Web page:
On December 22, 2017, President Trump signed the Tax Cuts and Jobs Act (TCJA) into law. This legislation is the most sweeping change in federal tax law in the last thirty years. The following is a summary of the key provisions affecting both individual and business taxpayers:
Individual Income Tax
Under the Tax Cuts and Jobs Act, there will still be seven tax brackets; however, the tax rates and ranges for the brackets will change as indicated in the tables below. The maximum tax rate will be reduced from 39.6% under prior law to 37% under the TCJA. The new brackets and rates will apply to tax years beginning after December 31, 2017 and before January 1, 2026.
Increase to Standard Deduction Amounts
The TCJA nearly doubles the standard deduction by increasing it to $24,000 for married individuals filing a joint return, $18,000 for head of household filers and $12,000 for all other individuals which will be indexed for inflation for tax years beginning after 2018. However, all increases are temporary and would end after December 31, 2025.
The doubling of the standard deduction is expected to effectively eliminate most individuals from claiming itemized deductions other than higher-income taxpayers. For example, for the vast majority of married taxpayers filing jointly, only those with allowable mortgage interest, state income and local income/property taxes, and charitable deductions would claim itemized deductions. With fewer individuals claiming itemized deductions, this could have a broad impact on real estate prices and charitable organizations, despite retaining these two deductions in modified form.
Repeal of Personal Exemption
The personal exemption amount is repealed for tax years starting in 2018 but only through 2025.
Mortgage Interest Deduction
The TCJA limits the mortgage interest deduction with respect to home acquisition indebtedness interest to $750,000 ($375,000 in case of married taxpayers filing separately), for debt incurred after December 15, 2017. For tax years beginning after December 31, 2025, the limitation reverts back to $1,000,000 regardless of when the debt was incurred. Taxpayers will still be able to include mortgage interest on second homes in this itemized deduction, but within the new limitation amounts. However, the act suspends the deduction for interest on home equity indebtedness for tax years beginning after December 31, 2017 and before January 1, 2026.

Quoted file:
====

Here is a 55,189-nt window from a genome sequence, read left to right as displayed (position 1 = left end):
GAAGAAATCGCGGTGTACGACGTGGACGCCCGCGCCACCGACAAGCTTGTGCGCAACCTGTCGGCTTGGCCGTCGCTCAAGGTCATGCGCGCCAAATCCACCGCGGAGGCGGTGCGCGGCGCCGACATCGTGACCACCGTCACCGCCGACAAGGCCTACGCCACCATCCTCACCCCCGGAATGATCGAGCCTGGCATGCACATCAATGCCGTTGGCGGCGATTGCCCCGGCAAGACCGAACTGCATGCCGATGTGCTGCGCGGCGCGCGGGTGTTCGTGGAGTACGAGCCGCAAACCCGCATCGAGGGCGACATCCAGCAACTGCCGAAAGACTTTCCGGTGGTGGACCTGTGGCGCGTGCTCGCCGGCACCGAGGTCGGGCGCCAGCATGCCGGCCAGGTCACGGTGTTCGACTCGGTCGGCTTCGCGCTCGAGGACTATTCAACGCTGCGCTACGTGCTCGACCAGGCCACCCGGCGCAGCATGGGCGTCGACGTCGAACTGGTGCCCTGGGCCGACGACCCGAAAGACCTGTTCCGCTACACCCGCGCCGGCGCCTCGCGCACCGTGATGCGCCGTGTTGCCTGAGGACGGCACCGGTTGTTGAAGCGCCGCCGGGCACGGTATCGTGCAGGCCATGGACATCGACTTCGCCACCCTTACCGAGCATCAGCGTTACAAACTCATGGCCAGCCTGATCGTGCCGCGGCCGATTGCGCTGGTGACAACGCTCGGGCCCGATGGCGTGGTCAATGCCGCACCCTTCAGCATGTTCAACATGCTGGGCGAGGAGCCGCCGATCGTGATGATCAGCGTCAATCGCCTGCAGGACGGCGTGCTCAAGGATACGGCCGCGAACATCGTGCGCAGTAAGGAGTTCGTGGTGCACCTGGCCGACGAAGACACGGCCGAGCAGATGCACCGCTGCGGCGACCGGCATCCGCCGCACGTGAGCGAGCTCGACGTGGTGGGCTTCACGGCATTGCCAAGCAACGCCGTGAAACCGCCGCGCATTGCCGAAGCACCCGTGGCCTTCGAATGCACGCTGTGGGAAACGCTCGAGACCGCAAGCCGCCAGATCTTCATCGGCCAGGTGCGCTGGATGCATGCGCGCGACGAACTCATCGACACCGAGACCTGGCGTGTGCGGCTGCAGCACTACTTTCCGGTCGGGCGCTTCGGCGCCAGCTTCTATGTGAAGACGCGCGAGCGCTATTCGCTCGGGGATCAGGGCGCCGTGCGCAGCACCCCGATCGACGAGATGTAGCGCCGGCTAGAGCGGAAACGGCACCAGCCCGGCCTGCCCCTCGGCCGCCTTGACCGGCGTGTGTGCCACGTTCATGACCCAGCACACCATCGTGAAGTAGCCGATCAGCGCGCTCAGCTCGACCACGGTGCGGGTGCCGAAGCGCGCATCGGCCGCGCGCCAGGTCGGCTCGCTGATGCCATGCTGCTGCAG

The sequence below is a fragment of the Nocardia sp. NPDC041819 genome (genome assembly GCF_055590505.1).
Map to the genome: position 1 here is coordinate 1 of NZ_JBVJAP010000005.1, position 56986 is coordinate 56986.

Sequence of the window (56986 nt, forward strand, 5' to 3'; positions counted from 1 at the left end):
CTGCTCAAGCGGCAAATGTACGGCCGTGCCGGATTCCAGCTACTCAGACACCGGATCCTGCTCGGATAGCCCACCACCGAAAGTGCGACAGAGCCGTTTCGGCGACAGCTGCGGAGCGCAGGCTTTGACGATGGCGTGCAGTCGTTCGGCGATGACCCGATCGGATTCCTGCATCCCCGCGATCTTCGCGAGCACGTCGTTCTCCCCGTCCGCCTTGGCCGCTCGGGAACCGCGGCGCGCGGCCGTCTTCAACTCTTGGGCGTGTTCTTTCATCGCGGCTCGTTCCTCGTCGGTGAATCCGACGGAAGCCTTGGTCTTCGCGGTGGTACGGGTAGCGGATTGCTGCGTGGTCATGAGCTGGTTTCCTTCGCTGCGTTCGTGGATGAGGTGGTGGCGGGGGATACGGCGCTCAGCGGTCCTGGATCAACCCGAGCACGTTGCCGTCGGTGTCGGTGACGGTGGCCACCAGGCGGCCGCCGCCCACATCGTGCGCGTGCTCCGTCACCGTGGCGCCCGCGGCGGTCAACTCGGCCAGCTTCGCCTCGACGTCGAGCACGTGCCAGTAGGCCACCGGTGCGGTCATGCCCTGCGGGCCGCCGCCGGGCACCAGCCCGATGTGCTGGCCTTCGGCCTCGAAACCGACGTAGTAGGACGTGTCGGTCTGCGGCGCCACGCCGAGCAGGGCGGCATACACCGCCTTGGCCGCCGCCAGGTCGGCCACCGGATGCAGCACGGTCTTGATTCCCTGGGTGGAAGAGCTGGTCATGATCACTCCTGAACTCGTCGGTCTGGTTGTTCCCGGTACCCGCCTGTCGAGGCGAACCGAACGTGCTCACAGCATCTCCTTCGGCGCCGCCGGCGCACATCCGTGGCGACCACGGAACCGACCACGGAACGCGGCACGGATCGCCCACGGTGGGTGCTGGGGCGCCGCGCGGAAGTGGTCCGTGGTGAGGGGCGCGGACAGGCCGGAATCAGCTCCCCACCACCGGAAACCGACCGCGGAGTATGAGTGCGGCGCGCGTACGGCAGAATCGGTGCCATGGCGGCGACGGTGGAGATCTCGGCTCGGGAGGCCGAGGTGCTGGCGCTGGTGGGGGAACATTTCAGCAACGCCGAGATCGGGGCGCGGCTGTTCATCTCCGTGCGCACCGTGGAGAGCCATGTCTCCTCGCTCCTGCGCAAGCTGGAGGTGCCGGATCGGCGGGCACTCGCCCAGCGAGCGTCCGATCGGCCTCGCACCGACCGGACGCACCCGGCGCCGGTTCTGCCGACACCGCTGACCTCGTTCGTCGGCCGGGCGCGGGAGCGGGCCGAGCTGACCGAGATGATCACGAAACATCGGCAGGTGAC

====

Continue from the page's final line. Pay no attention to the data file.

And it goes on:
It is expected that these limitations on the mortgage interest deduction will likely negatively impact the real estate industry by triggering a decline in value of real estate prices.
State and Local Tax Deduction
Itemized deductions for all nonbusiness state and local taxes, including property taxes, will be limited to $10,000 or $5,000 for a married taxpayer filing a separate tax return. However, sales taxes may be included in this itemized deduction as an alternative to claiming state and local income taxes.
In addition, taxpayers will not be allowed a deduction in tax year 2017 for prepayment of state income taxes for a future year.
Under the TCJA, the adjusted gross income limitation on cash contributions would increase from 50% to 60%, effective for contributions made in tax years beginning after 2017 and before 2026.
Medical Expense Deductions
For tax years beginning after December 31, 2016 and ending before January 1, 2019, the TCJA would reduce the medical expense deduction floor to 7.5% of adjusted gross income.
Miscellaneous Itemized Deductions
Any miscellaneous itemized deductions that are currently subject to the two-percent floor will be repealed.
Child Tax Credit
The TCJA temporarily increases the child tax credit from $1,000 to $2,000 per qualifying child and up to $1,400 of that amount would be refundable. The phaseout threshold would be raised starting at adjusted gross income of $400,000 for joint filers as well as $200,000 for all others. In addition, this credit will also provide a $500 nonrefundable credit for qualifying dependents other than qualifying children.
The TCJA keeps the student loan interest deduction and modifies section 529 plans and ABLE accounts. The new law does not renew the pre-adjusted gross income (AGI) deduction for education expenses that expired at the end of 2016.
Individual Alternative Minimum Tax
The individual AMT exemption would be increased to $109,400 for joint filers ($70,300 for others, except trusts and estates). It would also raise the exemption phase-out levels so that the AMT would apply to an income level of $1 million for joint filers ($500,000 for others).